21The ManjeoncheunWhen I lie alone, restless, vigilant, Only peach blossoms wave over the west window. You have no grief, welcome the spring breeze.I have believed those who vowed to each other; "My soul will follow yours forever." Who, who persuaded me this was true?"O duck, beautiful duck, why do you come To the swamp, instead of the shoal?" "If the swamp freezes, the shoal will do."A bed on Mount South, jade pillow, gold brocade. And beside me a girl sweeter than musk, Let us press our hearts together, our magic hearts.
22Joseon poetry shifts to sijo/kasa Original sijo poets were yangban3 lines of syllables each. Total syllables between 44 and 46Also syllabic rules for each lineRules almost always broken, as sijo aren’t really syllabic.^^
23Yi Sun-sinMoon-bright night on Hansan Isle and I sit alone atop the lookout. I hold my great sword by my side, and as my worries deepen, from somewhere comes the single note of the Mongol flute, piercing to the very bowels.
24Joseon KasaFree verse, based on a rhythm of doubled feet with three or four syllablesNot stanzasMore narrative/descriptive
25KasaThere is between heaven and earth many a man who’s worth as I. Why don’t they know the great Joy Of living in the wooded mountains? With a grass hut of a few bays built to face a clear blue stream, In the lush wood of pine and bamboo I am the master of wind and moon.
26Pansori Narrative poetry focused on real life From shamanist chants of S-E Korea in late 17th and early 18th centuriesLong narrative musical performance with drummer and singerA main song called ch’ang and a rhythmic spoken connective called aniri
27Classical Prose Tales of Kumo by Kim Shi-sup in the mid 15th century The Tale Of Hong Gildong by Hyo Kyun in the late 16th or early 17th century.
28Korean Alphabet: Hangul King Sejong the Great invented Korean alphabet in 1446.Alphabet organizes written language into syllabic units.14 consonants & 10 vowelsEasy to learn:Hangul is the only alphabet in the whole world invented by one person. It is a purely phonetic alphabet with 10 vowels and 14 constants.Koreans used Chinese characters before the invention of Korean alphabet. The majority of Koreans were effectively illiterate before the invention of Hangul.In explaining the need for the new script, King Sejong explained that the Korean language was different from Chinese; using Chinese characters to write was so difficult for the common people that only privileged aristocrats, usually male, could read and write. Hangul was designed so that even a commoner could learn to read and write."Hunmin Jeong-eum Explanation and Examples“ explains the design of the consonant letters according to “articulatory phonetics” and the vowel letters according to the principles of “yin and yang” and “vowel harmony”.From"A wise man can acquaint himself with them before the morning is over; a stupid man can learn them in the space of ten days”.FromSejong Cultural Society (www.SejongCulturalSociety.org)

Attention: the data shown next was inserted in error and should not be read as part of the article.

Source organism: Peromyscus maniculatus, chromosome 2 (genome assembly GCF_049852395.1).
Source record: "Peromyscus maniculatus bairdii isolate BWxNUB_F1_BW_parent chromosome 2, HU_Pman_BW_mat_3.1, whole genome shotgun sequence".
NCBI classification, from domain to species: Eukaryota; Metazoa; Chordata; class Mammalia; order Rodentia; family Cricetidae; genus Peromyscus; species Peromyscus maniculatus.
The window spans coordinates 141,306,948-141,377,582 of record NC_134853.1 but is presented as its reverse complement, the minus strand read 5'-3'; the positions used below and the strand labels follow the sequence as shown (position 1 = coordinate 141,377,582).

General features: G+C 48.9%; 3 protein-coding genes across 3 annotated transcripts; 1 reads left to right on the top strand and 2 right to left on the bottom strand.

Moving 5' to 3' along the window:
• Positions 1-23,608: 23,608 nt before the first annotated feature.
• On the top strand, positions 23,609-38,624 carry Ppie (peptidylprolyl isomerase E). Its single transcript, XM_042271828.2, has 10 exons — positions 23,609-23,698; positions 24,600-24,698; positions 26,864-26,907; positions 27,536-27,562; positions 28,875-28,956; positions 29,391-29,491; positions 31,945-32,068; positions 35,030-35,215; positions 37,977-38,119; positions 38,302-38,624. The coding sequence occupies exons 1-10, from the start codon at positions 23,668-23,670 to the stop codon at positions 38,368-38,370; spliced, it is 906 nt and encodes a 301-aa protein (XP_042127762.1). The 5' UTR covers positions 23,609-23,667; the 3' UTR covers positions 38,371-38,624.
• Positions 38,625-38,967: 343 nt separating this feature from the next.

29KOREAN CLASSICAL LIT Oral Therefore poetic Chinese Characters Full of influences we just discussed.
37EnlightenmentLate 19th CenturyKorea’s attempt to ‘modernize’ itself
38Summary of Classical Trends Slow but general move towards hangulConsequently slow but general move to expanded authorshipSlow by general move away from rarefied themesLate development of publishing and commercial authors
39The Death of the Yangban Yangban was de jure conferred to those individuals who passed state- sponsored civil service exams called gwageoSlowDeliberativeChinese Language
40Early ColonialismEarly Years The shock of “failure” and Yi Kwang- su SerializationPost 삼일 False Summer
411935-1945: The “Dark” Years Early Years The Roaring 30s Everyday Life in the EmpireWritings in Korean, Writing in KoreanTotal MobilizationCensorshipWriting in Japanese
421945-1960s: Liberation, Division, and War Kapitan Lee (Chon Kwangyong) and Obaltan (Yi Beomseon)Questions of LoyaltyA Divided Country, Divided FamiliesPost Traumatic Stress SyndromeThe Urge to Return (But to Where and What?)Cranes (Hwang Sun-won)Redefining Right and WrongPossibilities for Reconciliation
43Late-Twentieth Century Literature Miracle on the HanResettlementDestruction of old social modelsRootlessness
44Late-Twentieth Century Literature Miracle on the HanSeoul, 1964, WinterA Little Ball Launched by a DwarfThe Flower with Thirteen Fragrances
45Yoryu Chakga: The Changing Status of Women Writers A Genre unto Themselves:Women Writers and SegregationTurn of the Century:Women Writers as the Dominant Force in Korean Literature
46Coming Full Circle: Rescuing Literature From the Nation Nationalism in Literary ProductionWriters UnboundKim Young-haJung Young-moonPak Min-gyuKim In-sook
47The Future Revisiting Language and Ethnicity Internationalization Future WritersKoreans in EnglishOthers in KoreanInternationalizationNation vs Inter-nationNobel PrizeShin Kyung-sookTension with “national” literature